Field Test: The Google Cardboard Experience

By Veronica Wheelock

I had three subjects test out Google Cardboard, which neither of them had heard of before, to test how realistic the VR experience was for them.

I asked each of them to look through the Cardboard and Littlstar apps to find an experience that they have had in real life. Then they put on the headset and were taken into the VR scene. I then asked them to tell me how the VR experience matched up with their actual experience. The goal was to find out what improvements could be made in the future.

I was anticipating a couple obvious differences. The headset is not capable of producing wind or snow or the smell of the ocean. There are a couple senses that Google Cardboard cannot stimulate. Two of the participants made comments about this, but all had a lot more to say about the visual aspect.

The first person to try Cardboard was my grandmother (she did not want her picture posted to the Internet). She tried out a Scuba Diving virtual experience.

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Photo was taken from the Littlestar website.


This is one of the more realistic looking videos. A 360° camera was most likely used, which makes the experience move believable.

A long time ago, she went scuba diving in Jamaica. She really seemed to enjoy using the headset. She was laughing at times and frequently looking around.

“It definitely brings back the memories,” she said, “But it was much more colorful in Jamaica.”

So maybe her real life experience looked different than this one, but she did say that it helped her to better remember what it was like. A major problem that she had was that she could not make herself move the way she wanted to. At one point, one of the fellow scuba divers waves you over, but there is no way to swim over to him. When this happened in the video, she leaned forward in her seat, which I thought was interesting. She is horrible with most technology, but this came intuitively to her. This movement, however, did nothing. Once she found out that she could not control where she was going, she seemed much less excited about the whole thing.

The second person who I asked to try Cardboard laughed when he saw the headset.


“What IS that!?”, he said with a look of confusion. After joking about how primitive the cardboard box looked, he decided he wanted to do view the roller coaster experience.

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He was laughing and making noises like he was actually on a roller coaster the whole time. When he put the headset down, however, he said he felt a little sick. He said he never gets sick on roller coasters.

He also seemed to struggle with the movement commands. For example, he wanted to look over his right shoulder and behind him and he was moving his entire body in his chair to do it.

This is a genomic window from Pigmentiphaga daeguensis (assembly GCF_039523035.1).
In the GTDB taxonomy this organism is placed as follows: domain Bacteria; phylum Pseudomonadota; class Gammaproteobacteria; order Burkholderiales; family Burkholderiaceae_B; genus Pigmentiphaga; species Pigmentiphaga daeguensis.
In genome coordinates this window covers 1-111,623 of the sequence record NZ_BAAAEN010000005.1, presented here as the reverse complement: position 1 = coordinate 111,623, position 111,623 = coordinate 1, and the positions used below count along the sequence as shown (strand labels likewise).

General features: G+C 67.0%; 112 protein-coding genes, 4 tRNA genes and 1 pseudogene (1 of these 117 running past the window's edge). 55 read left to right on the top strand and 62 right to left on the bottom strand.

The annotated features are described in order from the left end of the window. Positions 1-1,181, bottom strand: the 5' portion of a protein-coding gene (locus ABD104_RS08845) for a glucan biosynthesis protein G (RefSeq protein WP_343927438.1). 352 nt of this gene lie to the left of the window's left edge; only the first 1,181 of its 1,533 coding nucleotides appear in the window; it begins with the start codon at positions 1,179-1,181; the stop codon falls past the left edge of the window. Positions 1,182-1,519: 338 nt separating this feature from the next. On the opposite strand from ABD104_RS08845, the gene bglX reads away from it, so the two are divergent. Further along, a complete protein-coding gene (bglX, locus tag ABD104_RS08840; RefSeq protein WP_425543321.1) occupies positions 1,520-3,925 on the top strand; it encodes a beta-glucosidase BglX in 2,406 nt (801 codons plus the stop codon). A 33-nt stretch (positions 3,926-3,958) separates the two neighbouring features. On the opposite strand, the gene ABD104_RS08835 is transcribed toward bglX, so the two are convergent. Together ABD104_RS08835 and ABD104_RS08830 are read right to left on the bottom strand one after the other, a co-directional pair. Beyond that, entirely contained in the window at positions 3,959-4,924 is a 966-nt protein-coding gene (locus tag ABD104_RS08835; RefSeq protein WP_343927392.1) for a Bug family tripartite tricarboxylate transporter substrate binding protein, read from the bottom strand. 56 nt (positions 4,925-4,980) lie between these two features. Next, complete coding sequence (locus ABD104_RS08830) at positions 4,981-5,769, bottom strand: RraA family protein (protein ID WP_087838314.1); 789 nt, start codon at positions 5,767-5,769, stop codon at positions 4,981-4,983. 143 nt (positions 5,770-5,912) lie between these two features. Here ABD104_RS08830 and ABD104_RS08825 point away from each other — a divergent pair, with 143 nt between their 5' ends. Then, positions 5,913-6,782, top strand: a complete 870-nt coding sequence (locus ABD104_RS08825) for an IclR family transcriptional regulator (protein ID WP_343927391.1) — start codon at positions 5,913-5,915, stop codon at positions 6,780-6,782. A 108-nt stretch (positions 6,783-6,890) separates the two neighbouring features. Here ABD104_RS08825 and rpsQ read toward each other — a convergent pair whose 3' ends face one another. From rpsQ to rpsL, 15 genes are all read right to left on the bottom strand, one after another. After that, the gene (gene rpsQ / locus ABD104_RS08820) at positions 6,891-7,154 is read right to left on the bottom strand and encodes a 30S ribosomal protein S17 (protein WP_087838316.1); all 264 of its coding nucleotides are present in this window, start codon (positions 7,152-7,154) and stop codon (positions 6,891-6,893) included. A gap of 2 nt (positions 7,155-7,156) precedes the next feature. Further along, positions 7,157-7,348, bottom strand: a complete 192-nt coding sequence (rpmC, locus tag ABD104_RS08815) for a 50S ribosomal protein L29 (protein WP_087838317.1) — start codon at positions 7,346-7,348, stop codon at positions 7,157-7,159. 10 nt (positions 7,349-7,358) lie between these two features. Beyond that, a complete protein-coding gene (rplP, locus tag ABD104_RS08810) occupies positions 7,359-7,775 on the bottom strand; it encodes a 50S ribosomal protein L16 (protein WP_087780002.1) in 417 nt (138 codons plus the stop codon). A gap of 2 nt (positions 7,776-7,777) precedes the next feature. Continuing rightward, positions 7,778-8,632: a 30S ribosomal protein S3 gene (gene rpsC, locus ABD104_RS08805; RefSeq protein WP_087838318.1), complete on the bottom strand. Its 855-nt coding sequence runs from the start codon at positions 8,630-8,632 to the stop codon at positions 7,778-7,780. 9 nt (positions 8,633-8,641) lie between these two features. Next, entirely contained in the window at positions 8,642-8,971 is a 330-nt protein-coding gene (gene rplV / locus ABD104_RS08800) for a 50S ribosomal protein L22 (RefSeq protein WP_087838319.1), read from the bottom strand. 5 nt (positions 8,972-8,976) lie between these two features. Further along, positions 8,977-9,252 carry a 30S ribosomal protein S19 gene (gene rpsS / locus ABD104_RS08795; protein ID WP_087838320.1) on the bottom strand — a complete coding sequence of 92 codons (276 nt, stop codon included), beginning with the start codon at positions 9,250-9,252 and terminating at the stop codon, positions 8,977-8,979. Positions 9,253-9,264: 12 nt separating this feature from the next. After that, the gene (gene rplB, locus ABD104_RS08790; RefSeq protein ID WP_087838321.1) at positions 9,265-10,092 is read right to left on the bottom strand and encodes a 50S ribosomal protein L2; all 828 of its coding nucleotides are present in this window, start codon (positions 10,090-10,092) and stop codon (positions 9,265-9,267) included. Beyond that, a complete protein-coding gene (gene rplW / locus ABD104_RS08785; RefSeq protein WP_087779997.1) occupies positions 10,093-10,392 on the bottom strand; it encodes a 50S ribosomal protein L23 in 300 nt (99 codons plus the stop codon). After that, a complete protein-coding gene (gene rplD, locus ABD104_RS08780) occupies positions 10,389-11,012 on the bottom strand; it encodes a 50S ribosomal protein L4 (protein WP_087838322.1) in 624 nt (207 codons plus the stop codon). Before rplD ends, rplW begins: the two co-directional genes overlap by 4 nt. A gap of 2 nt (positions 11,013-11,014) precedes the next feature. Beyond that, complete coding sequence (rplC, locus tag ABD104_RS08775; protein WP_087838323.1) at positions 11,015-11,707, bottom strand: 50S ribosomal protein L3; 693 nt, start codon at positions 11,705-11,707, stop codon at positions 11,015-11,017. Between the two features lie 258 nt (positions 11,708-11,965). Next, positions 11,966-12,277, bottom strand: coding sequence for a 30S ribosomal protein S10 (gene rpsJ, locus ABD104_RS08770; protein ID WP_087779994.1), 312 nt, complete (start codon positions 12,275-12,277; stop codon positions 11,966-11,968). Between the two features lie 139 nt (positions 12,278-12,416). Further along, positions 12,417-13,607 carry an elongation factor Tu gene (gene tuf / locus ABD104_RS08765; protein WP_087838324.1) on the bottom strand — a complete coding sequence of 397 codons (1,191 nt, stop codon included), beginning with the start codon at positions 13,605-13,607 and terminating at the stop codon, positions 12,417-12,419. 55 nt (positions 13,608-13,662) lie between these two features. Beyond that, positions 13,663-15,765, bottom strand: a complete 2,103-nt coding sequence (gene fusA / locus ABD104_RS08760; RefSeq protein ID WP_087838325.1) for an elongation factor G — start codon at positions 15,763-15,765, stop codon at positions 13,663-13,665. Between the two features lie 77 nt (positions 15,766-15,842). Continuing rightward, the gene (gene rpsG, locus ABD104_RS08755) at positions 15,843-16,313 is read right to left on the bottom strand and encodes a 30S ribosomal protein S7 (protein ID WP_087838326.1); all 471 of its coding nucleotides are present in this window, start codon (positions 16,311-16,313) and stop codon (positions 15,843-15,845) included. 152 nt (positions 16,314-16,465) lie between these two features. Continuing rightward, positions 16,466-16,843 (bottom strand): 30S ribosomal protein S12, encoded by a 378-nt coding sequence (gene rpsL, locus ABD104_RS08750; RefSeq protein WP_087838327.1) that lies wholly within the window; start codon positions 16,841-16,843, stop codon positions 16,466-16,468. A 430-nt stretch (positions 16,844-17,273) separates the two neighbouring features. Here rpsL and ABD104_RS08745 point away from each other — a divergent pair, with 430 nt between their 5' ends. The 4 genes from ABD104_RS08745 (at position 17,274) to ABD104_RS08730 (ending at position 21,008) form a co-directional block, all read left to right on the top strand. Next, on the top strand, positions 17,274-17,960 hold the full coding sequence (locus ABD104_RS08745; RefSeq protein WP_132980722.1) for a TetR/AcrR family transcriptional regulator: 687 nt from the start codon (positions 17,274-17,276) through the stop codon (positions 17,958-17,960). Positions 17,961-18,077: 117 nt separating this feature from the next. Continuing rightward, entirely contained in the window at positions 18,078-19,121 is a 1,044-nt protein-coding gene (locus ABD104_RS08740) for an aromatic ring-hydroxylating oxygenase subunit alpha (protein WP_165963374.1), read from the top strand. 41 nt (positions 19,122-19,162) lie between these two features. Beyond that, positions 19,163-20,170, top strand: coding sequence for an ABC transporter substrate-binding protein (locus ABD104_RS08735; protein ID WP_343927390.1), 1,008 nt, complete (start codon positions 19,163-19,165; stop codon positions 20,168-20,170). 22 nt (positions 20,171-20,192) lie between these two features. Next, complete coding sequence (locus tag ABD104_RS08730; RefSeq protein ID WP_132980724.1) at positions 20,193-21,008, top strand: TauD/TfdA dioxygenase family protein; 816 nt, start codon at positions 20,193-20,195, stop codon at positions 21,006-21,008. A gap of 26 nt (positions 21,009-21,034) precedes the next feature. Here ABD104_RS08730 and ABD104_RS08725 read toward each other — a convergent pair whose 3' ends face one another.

IMG_0970This is how he would move in real life, but turning his body did not necessarily move the camera around the scene. He had to turn in his chair and also turn his head again to get the image to show further right. Again, the lack of movement control lessened the VR experience for him.

When I initially asked him how real it felt, he commented on the visuals.

“The virtual part is there, but I don’t know about reality,” he said. “They should just use real videos.”

He also said he would not buy the product because it is not interactive enough. After a minute of looking around, there is not much else to do. He said he would be interested in buying it if he could watch movies or something with the headset to make it seem like he was in an IMAX theater. If that wish comes true, the headset would definitely need a head band so that you would not have to hold it up to your face for two hours.

The third person had very similar things to say. She tried out Ice Skating at Bryant Park in New York City.

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This footage again looks like it was taken with a 360° camera. She did not say anything about the graphics being poor. The main problem with this experience is that you do not move around the rink at all. It is as if your feet are glued to one spot and you can only rotate your body to look around.

“So… what do I do?”, she said after looking around for a couple seconds.

Since she could not move, she did not feel like she was actually among the people ice skating.

“I’m pretty much just watching a video through a headset,” she said.

I showed her a couple of the other videos to show her that some do actually move you through a scene, but she still was hung up on the fact that she could not control anything other than her virtual head.

Although I am mainly discussing their criticism, all three of the people seemed to enjoy Google Cardboard. They all seemed surprised that the experience was made with just a phone and cardboard box.

None of them, however, truly felt like they left reality. Problems with graphics and lack of control once in the VR world made it difficult for them to fully relive their past experiences. I believe Google will continue to address these problems while aiming to maintain their low cost model.





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